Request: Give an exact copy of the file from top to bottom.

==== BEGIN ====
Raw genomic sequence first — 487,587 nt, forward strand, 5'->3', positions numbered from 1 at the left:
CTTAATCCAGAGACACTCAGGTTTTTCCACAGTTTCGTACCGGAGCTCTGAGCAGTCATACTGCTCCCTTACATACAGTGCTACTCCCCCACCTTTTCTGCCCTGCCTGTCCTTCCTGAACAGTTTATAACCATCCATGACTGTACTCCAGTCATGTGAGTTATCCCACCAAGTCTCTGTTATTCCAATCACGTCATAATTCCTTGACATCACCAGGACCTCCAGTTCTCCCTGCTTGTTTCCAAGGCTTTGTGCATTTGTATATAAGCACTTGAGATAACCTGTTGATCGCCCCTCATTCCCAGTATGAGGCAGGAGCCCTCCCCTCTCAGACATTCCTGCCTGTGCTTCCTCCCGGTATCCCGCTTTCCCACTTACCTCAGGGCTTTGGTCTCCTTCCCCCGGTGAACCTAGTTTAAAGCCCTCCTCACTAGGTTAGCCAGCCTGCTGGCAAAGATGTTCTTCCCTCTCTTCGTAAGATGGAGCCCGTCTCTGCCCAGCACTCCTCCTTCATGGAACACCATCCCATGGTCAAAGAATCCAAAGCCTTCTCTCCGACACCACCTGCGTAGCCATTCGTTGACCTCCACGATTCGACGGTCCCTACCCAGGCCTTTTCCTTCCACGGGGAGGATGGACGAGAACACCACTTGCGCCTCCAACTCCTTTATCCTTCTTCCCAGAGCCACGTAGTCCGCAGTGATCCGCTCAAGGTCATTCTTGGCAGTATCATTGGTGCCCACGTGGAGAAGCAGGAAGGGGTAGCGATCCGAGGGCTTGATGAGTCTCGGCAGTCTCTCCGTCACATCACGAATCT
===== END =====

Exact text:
Raw genomic sequence first — 487,587 nt, forward strand, 5'->3', positions numbered from 1 at the left:
CTTAATCCAGAGACACTCAGGTTTTTCCACAGTTTCGTACCGGAGCTCTGAGCAGTCATACTGCTCCCTTACATACAGTGCTACTCCCCCACCTTTTCTGCCCTGCCTGTCCTTCCTGAACAGTTTATAACCATCCATGACTGTACTCCAGTCATGTGAGTTATCCCACCAAGTCTCTGTTATTCCAATCACGTCATAATTCCTTGACATCACCAGGACCTCCAGTTCTCCCTGCTTGTTTCCAAGGCTTTGTGCATTTGTATATAAGCACTTGAGATAACCTGTTGATCGCCCCTCATTCCCAGTATGAGGCAGGAGCCCTCCCCTCTCAGACATTCCTGCCTGTGCTTCCTCCCGGTATCCCGCTTTCCCACTTACCTCAGGGCTTTGGTCTCCTTCCCCCGGTGAACCTAGTTTAAAGCCCTCCTCACTAGGTTAGCCAGCCTGCTGGCAAAGATGTTCTTCCCTCTCTTCGTAAGATGGAGCCCGTCTCTGCCCAGCACTCCTCCTTCATGGAACACCATCCCATGGTCAAAGAATCCAAAGCCTTCTCTCCGACACCACCTGCGTAGCCATTCGTTGACCTCCACGATTCGACGGTCCCTACCCAGGCCTTTTCCTTCCACGGGGAGGATGGACGAGAACACCACTTGCGCCTCCAACTCCTTTATCCTTCTTCCCAGAGCCACGTAGTCCGCAGTGATCCGCTCAAGGTCATTCTTGGCAGTATCATTGGTGCCCACGTGGAGAAGCAGGAAGGGGTAGCGATCCGAGGGCTTGATGAGTCTCGGCAGTCTCTCCGTCACATCACGAATCT